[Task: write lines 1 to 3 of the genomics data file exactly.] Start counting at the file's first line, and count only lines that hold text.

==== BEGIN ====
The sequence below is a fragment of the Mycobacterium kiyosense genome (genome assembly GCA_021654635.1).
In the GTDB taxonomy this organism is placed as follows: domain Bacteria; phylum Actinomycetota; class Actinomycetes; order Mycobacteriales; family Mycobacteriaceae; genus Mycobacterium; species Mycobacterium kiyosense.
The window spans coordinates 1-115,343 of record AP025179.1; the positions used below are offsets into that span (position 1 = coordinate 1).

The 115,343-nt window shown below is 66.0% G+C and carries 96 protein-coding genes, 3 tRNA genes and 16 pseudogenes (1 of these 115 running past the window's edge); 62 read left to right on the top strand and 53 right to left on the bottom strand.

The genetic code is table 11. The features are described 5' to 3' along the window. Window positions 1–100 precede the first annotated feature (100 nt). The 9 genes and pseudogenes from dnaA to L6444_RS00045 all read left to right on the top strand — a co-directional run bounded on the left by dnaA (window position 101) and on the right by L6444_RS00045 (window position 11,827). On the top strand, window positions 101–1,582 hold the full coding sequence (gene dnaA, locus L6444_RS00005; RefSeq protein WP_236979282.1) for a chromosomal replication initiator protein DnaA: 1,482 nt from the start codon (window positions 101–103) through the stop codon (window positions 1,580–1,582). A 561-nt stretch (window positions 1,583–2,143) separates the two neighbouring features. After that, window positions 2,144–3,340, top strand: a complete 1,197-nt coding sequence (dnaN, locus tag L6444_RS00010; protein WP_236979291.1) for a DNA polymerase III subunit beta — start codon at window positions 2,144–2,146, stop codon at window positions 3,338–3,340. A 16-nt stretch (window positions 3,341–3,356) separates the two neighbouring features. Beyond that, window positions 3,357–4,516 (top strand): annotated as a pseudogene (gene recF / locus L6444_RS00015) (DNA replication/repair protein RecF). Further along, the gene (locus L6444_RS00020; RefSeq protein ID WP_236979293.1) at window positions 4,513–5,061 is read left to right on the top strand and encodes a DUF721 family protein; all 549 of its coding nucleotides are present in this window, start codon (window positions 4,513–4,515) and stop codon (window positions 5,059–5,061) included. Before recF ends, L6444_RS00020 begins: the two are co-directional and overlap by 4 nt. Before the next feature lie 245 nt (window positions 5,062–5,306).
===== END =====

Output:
The sequence below is a fragment of the Mycobacterium kiyosense genome (genome assembly GCA_021654635.1).
In the GTDB taxonomy this organism is placed as follows: domain Bacteria; phylum Actinomycetota; class Actinomycetes; order Mycobacteriales; family Mycobacteriaceae; genus Mycobacterium; species Mycobacterium kiyosense.
The window spans coordinates 1-115,343 of record AP025179.1; the positions used below are offsets into that span (position 1 = coordinate 1).